Yesterday, Tesla (TSLA) unveiled its new truck, and the event was vintage Musk. As if the world’s first fully electric semi wasn’t enough, he used the occasion to unveil a new roadster that was driven from the trailer of the demo. That kind of showmanship and marketing has been his genius in the past. It has helped to cement his reputation as an innovative, disruptive thinker and it keeps the Tesla fans in awe. The haters, of course, see it all as a distraction from the production issues and increasing losses at the company, but you either buy into the visionary thing or you don’t. Even for the doubters, though, the numbers make it hard to be anything but impressed with the truck itself.
Tesla claims it will make truck operation cheaper and safer, and given the relative cost of electricity and the inclusion of autopilot features such as automatic braking and lane departure correction both of those claims look justified. Probably the most impressive numbers, though, are the single charge range of 500 miles, and the 400 miles achievable after thirty minutes on a Tesla Supercharger. It will also lumber less from a stop than diesel vehicles, reaching 60 MPH in 20 seconds fully laden and in an incredible 5 seconds without a trailer.
What we don’t know at this point is how much it will cost. The lack of that information is understandable, as predicting cost for a vehicle scheduled for production in two years would be tough in any case, and is even more so when that vehicle is battery powered. The cost of batteries is falling rapidly as production levels increase, and it is impossible to predict where we will be in two years. It is, however, reasonable to assume that prices will be significantly lower, enabling the Tesla truck to be competitively priced.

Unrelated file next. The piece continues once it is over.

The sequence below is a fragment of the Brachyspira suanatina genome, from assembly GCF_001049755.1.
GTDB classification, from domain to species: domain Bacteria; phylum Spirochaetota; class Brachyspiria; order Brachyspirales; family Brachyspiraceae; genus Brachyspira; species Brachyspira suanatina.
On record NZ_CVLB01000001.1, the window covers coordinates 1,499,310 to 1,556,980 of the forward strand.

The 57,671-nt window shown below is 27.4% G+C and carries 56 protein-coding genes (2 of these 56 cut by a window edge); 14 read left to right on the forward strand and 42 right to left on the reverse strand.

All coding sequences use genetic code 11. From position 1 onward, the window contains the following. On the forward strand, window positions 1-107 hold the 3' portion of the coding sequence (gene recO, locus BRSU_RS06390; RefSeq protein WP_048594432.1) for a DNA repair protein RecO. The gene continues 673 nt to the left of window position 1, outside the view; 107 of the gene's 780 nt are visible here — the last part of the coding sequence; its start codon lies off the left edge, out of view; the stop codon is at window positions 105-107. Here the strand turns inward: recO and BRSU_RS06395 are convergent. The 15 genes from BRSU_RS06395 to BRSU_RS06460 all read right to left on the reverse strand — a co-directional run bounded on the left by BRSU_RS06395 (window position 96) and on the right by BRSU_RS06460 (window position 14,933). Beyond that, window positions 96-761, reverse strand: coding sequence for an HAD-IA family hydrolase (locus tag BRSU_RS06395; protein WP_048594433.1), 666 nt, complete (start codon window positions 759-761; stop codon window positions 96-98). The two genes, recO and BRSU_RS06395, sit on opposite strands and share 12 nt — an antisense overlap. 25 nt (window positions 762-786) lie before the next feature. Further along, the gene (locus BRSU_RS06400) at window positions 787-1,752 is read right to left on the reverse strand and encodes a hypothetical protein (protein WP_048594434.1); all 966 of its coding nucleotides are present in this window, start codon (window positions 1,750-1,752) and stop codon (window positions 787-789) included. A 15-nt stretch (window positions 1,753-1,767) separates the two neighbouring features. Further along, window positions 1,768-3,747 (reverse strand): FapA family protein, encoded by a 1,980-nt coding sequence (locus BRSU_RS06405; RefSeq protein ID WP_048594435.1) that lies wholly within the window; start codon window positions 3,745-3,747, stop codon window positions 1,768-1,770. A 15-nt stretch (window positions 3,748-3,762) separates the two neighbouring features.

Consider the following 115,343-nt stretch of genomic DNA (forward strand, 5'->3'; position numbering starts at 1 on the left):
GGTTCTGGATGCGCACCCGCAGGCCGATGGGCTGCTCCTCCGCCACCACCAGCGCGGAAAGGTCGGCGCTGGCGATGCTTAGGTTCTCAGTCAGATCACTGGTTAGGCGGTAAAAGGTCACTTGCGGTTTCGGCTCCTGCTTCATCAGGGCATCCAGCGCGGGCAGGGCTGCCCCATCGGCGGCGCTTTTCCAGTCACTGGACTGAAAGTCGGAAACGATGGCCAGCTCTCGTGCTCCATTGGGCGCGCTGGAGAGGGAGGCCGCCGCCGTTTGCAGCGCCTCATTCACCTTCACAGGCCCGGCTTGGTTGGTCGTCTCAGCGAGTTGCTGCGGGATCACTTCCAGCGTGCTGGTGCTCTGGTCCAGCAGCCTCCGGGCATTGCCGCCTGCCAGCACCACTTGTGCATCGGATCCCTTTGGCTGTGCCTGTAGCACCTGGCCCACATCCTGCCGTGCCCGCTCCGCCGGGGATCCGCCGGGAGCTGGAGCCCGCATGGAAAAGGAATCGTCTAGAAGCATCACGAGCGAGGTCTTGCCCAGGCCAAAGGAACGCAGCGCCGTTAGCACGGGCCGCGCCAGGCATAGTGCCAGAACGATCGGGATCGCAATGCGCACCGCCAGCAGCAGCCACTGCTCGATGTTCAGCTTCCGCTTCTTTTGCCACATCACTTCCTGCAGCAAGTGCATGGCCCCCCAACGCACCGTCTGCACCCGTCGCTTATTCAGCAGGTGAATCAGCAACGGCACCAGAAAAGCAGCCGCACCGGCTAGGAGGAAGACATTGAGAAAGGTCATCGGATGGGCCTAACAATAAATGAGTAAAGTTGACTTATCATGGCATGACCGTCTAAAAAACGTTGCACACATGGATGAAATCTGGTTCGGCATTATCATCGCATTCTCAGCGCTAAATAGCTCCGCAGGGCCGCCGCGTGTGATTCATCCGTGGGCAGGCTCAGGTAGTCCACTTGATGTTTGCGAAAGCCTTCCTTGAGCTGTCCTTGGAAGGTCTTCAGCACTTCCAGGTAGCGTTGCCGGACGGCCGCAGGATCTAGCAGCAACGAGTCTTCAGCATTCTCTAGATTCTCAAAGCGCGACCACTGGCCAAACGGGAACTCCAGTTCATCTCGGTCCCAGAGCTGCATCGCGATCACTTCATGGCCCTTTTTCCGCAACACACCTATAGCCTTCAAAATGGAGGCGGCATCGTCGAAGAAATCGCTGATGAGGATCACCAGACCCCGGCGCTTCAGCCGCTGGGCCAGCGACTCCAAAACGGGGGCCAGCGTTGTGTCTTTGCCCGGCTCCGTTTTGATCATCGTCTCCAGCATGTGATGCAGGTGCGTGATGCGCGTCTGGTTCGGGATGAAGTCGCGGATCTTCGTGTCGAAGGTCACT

There are, however, questions that remain for investors, even those that are not about to buy TSLA regardless of the truck and roadster. An affordable, practical electric semi has obvious implications for the oil business and prices of the commodity, as well as for things like natural gas and solar power that are increasingly used to generate electricity. But, there is also a bigger issue…jobs. According to the American Trucking Association there are 3.5 million professional truck drivers in the U.S., and Goldman Sachs economists have estimated that 300,000 of those jobs will be eliminated annually as automation takes hold.
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As for Tesla stock, this can only be seen as a positive. There are, of course, other companies involved in research into electric trucks, but none have either the experience or the caché of Tesla in the field. Add in the prospect of a return to Tesla’s roots in performance electric vehicles with the roadster and it is no wonder that the stock is up around four percent in this morning’s pre-market. Even if you see yesterday’s revelations as a distraction, the fact remains that the losses now look more like massive investment in the future. That will renew the excitement of the Tesla faithful and ensure that this morning’s jump is just the beginning.